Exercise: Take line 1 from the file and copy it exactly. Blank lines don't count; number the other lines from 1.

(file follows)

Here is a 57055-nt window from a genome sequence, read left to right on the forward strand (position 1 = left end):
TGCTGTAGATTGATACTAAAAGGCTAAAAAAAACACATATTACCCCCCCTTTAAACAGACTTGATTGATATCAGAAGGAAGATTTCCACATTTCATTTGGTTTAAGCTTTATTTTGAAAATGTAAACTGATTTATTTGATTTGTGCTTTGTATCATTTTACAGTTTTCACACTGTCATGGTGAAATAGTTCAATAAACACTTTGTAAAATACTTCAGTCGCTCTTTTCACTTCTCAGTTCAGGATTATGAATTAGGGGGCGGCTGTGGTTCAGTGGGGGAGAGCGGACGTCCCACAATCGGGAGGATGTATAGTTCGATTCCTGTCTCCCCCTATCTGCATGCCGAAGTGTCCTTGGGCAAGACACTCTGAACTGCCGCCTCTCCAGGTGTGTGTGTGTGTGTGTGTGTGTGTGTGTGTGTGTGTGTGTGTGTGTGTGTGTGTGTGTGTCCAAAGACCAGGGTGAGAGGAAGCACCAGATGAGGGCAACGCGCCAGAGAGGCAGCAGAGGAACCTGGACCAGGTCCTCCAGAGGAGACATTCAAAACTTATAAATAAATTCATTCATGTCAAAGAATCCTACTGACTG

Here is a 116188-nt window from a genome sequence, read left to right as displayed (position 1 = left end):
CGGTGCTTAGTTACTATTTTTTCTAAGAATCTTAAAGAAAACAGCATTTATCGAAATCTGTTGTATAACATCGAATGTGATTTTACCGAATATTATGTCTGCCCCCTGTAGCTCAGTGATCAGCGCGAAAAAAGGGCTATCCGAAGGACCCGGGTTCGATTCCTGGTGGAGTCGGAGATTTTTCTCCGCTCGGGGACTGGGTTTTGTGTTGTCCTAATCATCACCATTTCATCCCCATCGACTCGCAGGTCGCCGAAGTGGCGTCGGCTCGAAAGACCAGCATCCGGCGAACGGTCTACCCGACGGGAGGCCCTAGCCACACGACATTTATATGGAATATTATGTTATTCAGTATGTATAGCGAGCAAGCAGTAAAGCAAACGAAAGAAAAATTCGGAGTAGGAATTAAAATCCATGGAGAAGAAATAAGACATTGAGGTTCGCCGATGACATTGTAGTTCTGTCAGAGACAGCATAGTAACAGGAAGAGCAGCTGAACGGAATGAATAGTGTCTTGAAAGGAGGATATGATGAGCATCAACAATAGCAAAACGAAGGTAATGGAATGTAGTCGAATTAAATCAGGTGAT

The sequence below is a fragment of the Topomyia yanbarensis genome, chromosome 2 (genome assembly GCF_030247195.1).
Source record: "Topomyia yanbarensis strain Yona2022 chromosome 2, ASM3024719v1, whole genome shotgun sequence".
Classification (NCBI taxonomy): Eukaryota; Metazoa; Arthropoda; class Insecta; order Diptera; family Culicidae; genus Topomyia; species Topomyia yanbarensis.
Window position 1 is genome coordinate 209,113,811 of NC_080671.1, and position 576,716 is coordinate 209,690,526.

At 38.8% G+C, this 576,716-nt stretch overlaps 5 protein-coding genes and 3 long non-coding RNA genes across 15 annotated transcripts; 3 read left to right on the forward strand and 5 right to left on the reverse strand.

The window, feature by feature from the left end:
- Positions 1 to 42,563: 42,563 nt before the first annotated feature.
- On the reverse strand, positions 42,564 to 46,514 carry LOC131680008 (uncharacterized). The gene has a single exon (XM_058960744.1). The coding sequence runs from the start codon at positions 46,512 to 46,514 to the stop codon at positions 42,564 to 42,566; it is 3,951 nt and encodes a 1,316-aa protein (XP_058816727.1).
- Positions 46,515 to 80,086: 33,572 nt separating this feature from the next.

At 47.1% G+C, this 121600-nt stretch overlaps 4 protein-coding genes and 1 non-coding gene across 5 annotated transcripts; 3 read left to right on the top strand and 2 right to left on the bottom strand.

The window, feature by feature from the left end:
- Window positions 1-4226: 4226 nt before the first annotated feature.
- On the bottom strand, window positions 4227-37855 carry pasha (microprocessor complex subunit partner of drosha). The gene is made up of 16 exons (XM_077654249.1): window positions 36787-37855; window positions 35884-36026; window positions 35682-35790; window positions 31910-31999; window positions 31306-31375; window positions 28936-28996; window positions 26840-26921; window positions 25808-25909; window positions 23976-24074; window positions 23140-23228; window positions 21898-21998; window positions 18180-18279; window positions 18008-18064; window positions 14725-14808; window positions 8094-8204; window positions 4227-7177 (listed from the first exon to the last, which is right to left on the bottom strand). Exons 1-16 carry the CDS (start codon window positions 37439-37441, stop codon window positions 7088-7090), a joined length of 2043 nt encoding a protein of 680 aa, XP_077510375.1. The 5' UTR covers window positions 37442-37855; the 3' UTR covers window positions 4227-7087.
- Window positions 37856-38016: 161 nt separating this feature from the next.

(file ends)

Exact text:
Here is a 57055-nt window from a genome sequence, read left to right on the forward strand (position 1 = left end):